The Aging Challenge

Posted by Tim Gilmer in Life After Paralysis on November 11, 2022 # Lifestyle

Tim Gilmer and grandchildrenAging is not necessarily something that happens after a certain age. It happens from the day we are born until the day we die. Still, real challenges seem to come pre-packaged with advancing age. Most people think of aging as a time in life when bodily aches and pains start showing up regularly. Others associate aging with loss of physical strength. Still, others anticipate fading memory, mental decline, vision and hearing loss. But many of us with paralysis or similar chronic conditions have to contend with some of these “aging” symptoms much earlier. That gives us a head start on being prepared for actual aging. In other words, our everyday experiences can translate into some kind of advantage when we do reach advanced age.

For many of us, we might as well change the official name of the old people’s association (AARP) from the American Association of Retired Persons to the Association of Actively Adapting, Rethinking, and Persevering. That’s what we do all the time, not because we are old, but because we have to make continual adjustments to stay active and independent.

For instance, when I was young and doing my best to live a wheelchair farmer’s life, I used to drive a pickup, a used Ford F250 Super Cab that I transferred into on the passenger’s side and pulled my folding wheelchair into the area behind the front seat. It was a difficult transfer that required full use of arms and shoulders, good strength, and a willingness to go for it. When my shoulders started showing signs of chronic pain, making that transfer got harder and unsafe, so I had to adapt and find a new way. I couldn’t afford an expensive lift, so I re-thought my need for a pickup in the first place and decided I could do almost the same thing with a Grand Caravan minivan. So, I bought a used one in good condition, with no lift, for $6,000. Compared to the pickup, transferring was much easier, and it was a more comfortable ride.

The minivan worked fine for hauling most things, and it kept me in the small-scale farming business. Plus, it was much easier to transfer into the front passenger seat and pull my chair in the back, thanks to an automatic sliding door. But time marched on, my shoulders and strength declined some more, and I had to get some kind of lift to board my minivan. I chose a Turny seat instead that came outside the van with remote control and lowered down to chair level. It was costly, $9,000, but a lot less than purchasing a new or used adapted van, and I remained independent.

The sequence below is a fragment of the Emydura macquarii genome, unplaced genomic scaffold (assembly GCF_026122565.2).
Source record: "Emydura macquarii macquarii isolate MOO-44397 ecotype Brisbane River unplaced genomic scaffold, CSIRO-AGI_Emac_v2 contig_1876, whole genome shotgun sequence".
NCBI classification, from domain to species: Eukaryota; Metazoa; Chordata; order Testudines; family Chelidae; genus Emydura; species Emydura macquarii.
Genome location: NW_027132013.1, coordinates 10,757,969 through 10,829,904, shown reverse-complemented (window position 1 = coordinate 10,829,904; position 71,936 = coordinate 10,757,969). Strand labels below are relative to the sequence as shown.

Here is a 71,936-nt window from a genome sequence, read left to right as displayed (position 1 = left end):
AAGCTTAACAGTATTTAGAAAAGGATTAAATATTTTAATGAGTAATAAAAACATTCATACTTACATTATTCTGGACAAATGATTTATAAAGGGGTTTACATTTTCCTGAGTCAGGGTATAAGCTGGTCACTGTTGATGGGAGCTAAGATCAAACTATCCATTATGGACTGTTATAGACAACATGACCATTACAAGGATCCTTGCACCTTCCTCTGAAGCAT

Now I’m at another crossroads. For decades I’ve had to make a second transfer over a sizable open space from the passengers to the driver’s seat. Now that has become very difficult, and, once again, unsafe. So, my next adaptation will be to build a simple wooden box just the right size to fit between the passenger’s and driver’s seats and cover it with cushioned upholstery. I will then ride the Turny seat into the van, make a very short transfer to my DIY cushioned insert-seat, and another to the driver’s seat. I have also picked up a sliding transfer board with a moveable slider surface built-in for the day when transfers will get even harder.

While most of my adaptations so far have been associated with losing arm and shoulder strength, the ones that are most difficult have to do with losing bodily functions — bladder, bowel, lungs, circulation, etc. Four years ago, I had to have a colostomy, and even though it solved one problem — profuse bleeding from prolapsed hemorrhoids — it created a whole new management regimen. More durable equipment, modest cost, learning new tricks. Once again, even though trade-offs are unavoidable, maintaining independence and quality of life is most important.

That is what many people dread most about aging. They are not ready to lose independence, and they may have little experience in adapting and persevering. That’s where our advantage comes into play. By the time we reach the actual aging bracket, most of us will already be highly experienced at dealing with new challenges, thanks to our very own version of AARP: Active Adapting, Rethinking, and Persevering.

Tim Gilmer graduated from UCLA in the late-1960’s, added an M.A. from the Southern Oregon University in 1977, taught writing classes in Portland for 12 years, then embarked on a writing career. After becoming an Oregon Literary Fellow, he went on to join New Mobility magazine in 2000 and edited the magazine for 18 years. He has published upwards of 100 articles, 200 columns, occasional movie reviews and essays. He and Sam, his wife and companion of 47 years, also own and operate an organic farm south of Portland, where they live with their daughter and son-in-law, four grandsons, and a resident barn owl. An excerpt from a memoir about his early post-SCI years, as part of a compendium of his writing over the past 30 years, can be read at his website — All You Need

The National Paralysis Resource Center website is supported by the Administration for Community Living (ACL), U.S. Department of Health and Human Services (HHS) as part of a financial assistance award totaling $8,700,000 with 100 percent funding by ACL/HHS. The contents are those of the author(s) and do not necessarily represent the official views of, nor an endorsement, by ACL/HHS, or the U.S. Government.